Progarchives, the progressive rock ultimate discography
Herbie Hancock - Crossings CD (album) cover


Herbie Hancock


Jazz Rock/Fusion

4.26 | 339 ratings

From, the ultimate progressive rock music website

Mellotron Storm
Prog Reviewer
4 stars Probably the biggest difference between "Crossings" and the previous album "Mwandashi" is the electronics. David Rubinson, Hancock's manager and producer thought that adding synths to the music might link the band to a wider audience even though he knew the music here was far from being commercial. So Rubinson brought in Patrick Gleeson and his moog synthesizer. Although Herbie "was skepticle at first, he was quite taken by the synthesizer and asked Gleeson not only to do the overdubs on his album but join the group, making it one of the first groups to take a synthesizer out on the road. On the strength of the new electronic sounds,the band was booked into rock venues such as Filmore, Filmore East, the Winterlands and San Francisco's Bath / And.The spiritual / sensual space grooves of his "Crossings" music and the spiral of rhythms swirling within created music that not only was of it's time but has outlived them". Hancock once said this about people who hear his music but know really nothing about it. "Their hearing can sometimes be so pure that it can go right to the heart, and they can really love it without having any intellectual understanding of it. And that kind of music, even though intellect went into playing it, the purpose was really non-intellectual. It was purely emotional". Man that so describes me sometimes as a listener.

"Sleeping Giant" is the side long, almost 25 minute opener composed by Herbie. I haven't mentioned the album cover yet, but let me just say it's stunning. And the first 2 1/2 minutes of this track make me think of that picture.The drums, percussion and electronics then fade as electric piano and bass take over, drums continue. A calm 7 1/2 minutes in as we get lots of atmosphere. Deep bass after 9 minutes then trumpet joins in. It's building. It kicks in after 11 minutes. Another calm before 13 minutes before it kicks in again.The electric piano and drums sound great 15 minutes in.The contrasts continue.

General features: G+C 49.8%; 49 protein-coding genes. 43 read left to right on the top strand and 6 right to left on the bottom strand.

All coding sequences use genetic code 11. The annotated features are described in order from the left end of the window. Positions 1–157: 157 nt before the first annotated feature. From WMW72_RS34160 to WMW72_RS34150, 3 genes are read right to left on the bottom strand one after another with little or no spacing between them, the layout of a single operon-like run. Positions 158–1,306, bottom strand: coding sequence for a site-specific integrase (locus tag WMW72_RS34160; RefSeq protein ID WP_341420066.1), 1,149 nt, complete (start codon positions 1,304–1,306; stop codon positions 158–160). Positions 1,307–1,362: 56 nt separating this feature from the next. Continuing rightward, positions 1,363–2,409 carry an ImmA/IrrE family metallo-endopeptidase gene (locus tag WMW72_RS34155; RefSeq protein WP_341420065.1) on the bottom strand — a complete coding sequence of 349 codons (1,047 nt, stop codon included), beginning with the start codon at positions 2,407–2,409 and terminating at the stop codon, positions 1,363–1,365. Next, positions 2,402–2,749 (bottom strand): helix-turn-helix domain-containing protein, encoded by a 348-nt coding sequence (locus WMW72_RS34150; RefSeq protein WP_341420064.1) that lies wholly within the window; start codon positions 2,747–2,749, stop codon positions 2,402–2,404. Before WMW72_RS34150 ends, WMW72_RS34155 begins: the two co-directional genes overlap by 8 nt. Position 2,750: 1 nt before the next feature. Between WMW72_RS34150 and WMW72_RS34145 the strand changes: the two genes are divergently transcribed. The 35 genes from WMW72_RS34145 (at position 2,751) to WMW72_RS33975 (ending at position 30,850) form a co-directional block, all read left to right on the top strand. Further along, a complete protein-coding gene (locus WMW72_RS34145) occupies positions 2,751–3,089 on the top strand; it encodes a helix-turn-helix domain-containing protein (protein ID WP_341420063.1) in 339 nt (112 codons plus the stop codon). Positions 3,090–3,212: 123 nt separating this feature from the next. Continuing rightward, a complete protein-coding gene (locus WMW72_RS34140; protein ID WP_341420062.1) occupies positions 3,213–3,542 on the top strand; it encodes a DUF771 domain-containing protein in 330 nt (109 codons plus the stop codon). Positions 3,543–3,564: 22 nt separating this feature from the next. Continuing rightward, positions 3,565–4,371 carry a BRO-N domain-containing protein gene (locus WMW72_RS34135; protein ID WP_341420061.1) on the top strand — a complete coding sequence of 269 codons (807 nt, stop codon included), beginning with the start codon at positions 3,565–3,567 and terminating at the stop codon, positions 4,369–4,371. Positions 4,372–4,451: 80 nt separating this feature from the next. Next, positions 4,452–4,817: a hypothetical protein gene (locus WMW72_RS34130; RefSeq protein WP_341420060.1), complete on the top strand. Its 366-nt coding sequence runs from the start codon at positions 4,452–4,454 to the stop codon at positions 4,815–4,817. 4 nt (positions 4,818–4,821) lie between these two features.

"Quasar" is a Maupin composition. Actually the last song is as well.These are my two favourite tracks on here. Piano to start before we get some cool sounding synths. A melody comes in at 1 1/2 minutes but it's brief. Flute before 2 1/2 minutes. Listen to the different sounds that come and go here. Just listen.This is a fantastic song. "Water Torture" continues with the atmosphere, in fact this is haunting. Bass and a melody before 2 minutes but then it settles again as sounds continue to come and go. Check out the mellotron and synths at 10 1/2 minutes !

You might call this experimental, avant and atmospheric Jazz. You might call it amazing as well.

Mellotron Storm | 4/5 |


As a registered member (register here if not), you can post rating/reviews (& edit later), comments reviews and submit new albums.

You are not logged, please complete authentication before continuing (use forum credentials).

Forum user
Forum password

Share this HERBIE HANCOCK review

Social review comments () BETA

Review related links

Copyright Prog Archives, All rights reserved. | Legal Notice | Privacy Policy | Advertise | RSS + syndications

Other sites in the MAC network: — jazz music reviews and archives | — metal music reviews and archives

Donate monthly and keep PA fast-loading and ad-free forever.